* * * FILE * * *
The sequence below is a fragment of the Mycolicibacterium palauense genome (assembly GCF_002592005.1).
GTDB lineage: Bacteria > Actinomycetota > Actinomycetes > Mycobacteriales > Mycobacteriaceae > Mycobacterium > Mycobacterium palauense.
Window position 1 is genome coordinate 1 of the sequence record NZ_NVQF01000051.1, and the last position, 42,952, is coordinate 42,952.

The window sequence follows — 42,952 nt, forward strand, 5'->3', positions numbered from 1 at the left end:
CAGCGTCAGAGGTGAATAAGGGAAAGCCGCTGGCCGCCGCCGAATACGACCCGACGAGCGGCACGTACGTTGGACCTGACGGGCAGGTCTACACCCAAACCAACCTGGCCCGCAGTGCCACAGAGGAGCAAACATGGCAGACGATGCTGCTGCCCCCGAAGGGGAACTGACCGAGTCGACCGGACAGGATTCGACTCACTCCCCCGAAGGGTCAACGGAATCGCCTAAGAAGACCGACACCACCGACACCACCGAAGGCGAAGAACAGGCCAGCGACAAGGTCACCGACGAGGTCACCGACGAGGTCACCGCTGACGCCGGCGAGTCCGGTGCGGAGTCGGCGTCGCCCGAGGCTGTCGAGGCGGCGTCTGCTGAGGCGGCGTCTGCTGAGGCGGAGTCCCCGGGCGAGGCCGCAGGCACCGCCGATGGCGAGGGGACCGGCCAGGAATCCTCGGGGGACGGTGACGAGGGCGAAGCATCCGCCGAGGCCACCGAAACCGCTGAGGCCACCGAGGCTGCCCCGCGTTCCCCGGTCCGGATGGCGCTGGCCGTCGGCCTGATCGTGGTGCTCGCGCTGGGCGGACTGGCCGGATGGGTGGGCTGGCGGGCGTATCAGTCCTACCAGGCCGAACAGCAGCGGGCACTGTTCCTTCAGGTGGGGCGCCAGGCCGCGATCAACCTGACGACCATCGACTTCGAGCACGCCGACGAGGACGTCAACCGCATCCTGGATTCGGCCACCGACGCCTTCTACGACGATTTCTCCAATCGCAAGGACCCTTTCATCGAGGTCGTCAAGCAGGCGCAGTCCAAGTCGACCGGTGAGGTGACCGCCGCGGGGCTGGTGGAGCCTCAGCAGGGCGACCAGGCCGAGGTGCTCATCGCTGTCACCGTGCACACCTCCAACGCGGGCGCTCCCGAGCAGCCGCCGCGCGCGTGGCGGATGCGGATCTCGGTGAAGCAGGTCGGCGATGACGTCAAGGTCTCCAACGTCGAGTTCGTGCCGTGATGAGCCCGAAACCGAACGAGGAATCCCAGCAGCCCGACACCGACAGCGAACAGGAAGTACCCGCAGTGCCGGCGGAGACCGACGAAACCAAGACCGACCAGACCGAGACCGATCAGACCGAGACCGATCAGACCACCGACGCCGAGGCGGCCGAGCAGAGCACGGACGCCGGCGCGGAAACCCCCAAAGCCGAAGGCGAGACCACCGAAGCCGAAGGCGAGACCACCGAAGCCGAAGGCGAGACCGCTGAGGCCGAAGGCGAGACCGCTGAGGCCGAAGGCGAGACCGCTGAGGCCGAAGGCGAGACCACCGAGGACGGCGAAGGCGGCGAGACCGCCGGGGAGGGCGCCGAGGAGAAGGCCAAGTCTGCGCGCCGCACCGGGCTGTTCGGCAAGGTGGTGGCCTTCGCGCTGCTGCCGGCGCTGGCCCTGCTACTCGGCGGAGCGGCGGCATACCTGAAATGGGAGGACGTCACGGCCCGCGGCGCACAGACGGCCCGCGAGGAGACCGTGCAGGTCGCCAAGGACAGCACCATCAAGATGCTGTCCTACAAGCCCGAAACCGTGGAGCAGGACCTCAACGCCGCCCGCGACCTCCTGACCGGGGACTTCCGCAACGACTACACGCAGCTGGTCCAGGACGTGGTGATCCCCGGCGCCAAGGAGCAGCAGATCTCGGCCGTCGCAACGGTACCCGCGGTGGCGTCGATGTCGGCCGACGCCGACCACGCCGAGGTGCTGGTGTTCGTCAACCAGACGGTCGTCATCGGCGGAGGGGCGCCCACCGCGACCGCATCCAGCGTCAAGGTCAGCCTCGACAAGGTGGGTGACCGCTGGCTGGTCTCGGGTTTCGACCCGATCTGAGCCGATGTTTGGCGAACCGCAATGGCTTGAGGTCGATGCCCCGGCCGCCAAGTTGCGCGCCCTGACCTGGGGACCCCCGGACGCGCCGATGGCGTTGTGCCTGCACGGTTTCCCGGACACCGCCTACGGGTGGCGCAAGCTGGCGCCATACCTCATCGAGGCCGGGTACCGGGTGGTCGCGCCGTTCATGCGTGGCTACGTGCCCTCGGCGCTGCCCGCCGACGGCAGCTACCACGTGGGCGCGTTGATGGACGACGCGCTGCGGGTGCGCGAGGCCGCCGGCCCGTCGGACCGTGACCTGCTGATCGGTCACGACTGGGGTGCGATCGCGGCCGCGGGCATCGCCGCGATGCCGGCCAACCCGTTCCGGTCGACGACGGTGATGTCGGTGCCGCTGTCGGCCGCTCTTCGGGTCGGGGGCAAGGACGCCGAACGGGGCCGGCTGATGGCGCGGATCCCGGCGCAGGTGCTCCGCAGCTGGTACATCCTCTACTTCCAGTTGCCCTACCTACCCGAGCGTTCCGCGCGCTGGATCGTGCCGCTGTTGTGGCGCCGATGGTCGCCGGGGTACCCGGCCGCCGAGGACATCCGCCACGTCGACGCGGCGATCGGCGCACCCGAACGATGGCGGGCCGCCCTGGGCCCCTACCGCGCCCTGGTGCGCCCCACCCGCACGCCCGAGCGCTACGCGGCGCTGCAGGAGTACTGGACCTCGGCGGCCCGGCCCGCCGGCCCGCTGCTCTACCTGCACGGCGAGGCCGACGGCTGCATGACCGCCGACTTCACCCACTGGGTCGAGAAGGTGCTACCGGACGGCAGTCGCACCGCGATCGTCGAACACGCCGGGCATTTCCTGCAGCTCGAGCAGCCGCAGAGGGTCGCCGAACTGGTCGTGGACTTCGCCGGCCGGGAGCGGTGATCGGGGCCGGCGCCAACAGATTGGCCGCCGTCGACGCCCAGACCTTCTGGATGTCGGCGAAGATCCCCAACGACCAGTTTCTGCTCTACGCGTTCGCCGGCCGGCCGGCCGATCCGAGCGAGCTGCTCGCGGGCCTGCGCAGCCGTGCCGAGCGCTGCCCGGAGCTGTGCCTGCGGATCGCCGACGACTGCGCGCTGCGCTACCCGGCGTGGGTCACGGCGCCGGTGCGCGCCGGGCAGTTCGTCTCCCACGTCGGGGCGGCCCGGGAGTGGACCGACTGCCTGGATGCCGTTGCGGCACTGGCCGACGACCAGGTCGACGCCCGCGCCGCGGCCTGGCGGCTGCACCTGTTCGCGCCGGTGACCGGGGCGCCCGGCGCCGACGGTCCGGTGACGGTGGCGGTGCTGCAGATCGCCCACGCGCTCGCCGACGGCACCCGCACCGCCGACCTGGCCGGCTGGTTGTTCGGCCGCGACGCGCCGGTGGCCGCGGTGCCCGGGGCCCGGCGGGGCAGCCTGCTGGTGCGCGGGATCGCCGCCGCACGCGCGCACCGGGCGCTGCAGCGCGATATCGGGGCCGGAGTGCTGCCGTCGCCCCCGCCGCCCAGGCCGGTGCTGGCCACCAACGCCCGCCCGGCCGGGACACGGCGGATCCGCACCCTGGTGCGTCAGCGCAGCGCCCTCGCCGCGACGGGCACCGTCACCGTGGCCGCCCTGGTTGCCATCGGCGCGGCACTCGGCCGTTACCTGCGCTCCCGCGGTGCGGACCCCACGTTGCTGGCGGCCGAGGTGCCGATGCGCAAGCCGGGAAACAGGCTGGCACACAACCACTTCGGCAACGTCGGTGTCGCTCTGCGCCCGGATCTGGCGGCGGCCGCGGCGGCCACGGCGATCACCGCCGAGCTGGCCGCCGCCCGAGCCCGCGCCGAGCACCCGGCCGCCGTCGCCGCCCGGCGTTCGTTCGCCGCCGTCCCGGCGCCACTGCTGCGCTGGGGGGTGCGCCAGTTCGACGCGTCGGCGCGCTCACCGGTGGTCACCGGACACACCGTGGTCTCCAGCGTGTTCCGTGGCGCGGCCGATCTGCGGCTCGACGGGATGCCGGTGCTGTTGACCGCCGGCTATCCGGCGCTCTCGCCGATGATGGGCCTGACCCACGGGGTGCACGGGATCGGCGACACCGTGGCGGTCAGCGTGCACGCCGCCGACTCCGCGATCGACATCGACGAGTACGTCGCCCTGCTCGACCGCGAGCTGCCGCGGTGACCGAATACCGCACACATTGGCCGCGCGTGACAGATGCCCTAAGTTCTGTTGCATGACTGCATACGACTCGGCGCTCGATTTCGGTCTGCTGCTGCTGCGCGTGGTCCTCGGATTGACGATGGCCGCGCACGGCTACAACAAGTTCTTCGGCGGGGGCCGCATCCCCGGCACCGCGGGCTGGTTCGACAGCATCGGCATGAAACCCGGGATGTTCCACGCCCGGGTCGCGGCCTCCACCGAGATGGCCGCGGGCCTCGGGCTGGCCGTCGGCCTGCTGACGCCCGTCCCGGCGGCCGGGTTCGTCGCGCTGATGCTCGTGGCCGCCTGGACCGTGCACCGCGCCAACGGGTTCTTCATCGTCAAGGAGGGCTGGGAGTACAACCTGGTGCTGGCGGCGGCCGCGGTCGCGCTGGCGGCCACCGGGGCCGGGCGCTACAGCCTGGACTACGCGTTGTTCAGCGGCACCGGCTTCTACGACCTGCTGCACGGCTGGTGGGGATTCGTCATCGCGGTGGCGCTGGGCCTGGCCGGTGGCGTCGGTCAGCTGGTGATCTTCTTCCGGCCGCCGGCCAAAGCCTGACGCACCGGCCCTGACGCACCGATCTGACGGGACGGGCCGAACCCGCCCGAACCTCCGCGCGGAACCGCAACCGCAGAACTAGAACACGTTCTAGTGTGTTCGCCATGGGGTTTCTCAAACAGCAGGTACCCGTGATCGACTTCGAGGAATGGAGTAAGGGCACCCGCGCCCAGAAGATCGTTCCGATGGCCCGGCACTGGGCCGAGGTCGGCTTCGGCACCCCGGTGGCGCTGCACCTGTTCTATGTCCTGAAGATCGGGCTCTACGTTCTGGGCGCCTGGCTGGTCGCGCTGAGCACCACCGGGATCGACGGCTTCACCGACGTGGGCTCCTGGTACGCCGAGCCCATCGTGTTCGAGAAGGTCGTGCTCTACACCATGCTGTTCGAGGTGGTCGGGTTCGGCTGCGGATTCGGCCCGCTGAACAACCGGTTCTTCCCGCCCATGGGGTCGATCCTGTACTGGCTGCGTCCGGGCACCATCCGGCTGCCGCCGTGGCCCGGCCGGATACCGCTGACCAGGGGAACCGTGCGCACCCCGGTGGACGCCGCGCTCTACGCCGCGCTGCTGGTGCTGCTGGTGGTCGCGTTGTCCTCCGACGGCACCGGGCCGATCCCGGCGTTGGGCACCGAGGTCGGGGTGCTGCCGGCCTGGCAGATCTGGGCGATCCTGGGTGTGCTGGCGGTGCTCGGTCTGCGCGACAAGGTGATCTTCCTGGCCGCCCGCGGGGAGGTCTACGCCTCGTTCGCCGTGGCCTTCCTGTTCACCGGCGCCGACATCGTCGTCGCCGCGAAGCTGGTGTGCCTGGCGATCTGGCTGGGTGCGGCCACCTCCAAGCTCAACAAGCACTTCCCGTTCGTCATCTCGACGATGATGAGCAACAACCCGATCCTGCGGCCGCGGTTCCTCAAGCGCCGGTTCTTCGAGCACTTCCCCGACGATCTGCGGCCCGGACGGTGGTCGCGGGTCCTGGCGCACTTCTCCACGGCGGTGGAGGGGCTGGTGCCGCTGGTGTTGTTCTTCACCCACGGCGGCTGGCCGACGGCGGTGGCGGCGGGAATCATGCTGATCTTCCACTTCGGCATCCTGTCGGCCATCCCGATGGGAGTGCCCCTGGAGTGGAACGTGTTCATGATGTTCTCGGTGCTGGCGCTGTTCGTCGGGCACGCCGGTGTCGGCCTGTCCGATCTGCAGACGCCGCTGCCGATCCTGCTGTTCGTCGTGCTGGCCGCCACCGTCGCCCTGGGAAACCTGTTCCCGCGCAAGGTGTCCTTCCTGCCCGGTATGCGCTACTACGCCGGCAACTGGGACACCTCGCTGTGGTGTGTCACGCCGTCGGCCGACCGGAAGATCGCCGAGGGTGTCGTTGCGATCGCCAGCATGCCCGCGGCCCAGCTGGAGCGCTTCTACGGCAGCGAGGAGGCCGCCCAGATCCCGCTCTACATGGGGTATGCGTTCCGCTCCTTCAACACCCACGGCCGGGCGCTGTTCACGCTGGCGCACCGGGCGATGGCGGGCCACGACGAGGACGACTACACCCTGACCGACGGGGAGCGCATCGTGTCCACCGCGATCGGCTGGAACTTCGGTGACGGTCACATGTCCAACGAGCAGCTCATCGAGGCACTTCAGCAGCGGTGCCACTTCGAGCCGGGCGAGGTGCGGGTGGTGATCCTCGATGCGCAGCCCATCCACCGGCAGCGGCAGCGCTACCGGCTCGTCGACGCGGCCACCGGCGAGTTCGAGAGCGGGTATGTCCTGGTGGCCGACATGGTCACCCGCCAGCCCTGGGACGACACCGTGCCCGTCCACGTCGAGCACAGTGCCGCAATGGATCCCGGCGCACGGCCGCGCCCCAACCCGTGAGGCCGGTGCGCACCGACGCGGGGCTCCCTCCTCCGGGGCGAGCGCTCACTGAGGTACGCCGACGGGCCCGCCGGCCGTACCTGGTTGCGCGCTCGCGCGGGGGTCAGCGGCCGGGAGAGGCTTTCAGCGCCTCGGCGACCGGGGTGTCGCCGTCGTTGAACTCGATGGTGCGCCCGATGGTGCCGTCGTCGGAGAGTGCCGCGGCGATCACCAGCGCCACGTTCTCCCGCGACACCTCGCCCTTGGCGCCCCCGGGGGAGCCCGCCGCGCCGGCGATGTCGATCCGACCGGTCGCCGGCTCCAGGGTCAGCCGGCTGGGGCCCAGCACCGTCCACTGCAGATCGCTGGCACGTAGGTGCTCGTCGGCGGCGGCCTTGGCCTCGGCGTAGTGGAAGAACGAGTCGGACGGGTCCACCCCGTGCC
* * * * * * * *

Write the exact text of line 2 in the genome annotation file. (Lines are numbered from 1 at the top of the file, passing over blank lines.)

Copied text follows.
GTDB lineage: Bacteria > Actinomycetota > Actinomycetes > Mycobacteriales > Mycobacteriaceae > Mycobacterium > Mycobacterium palauense.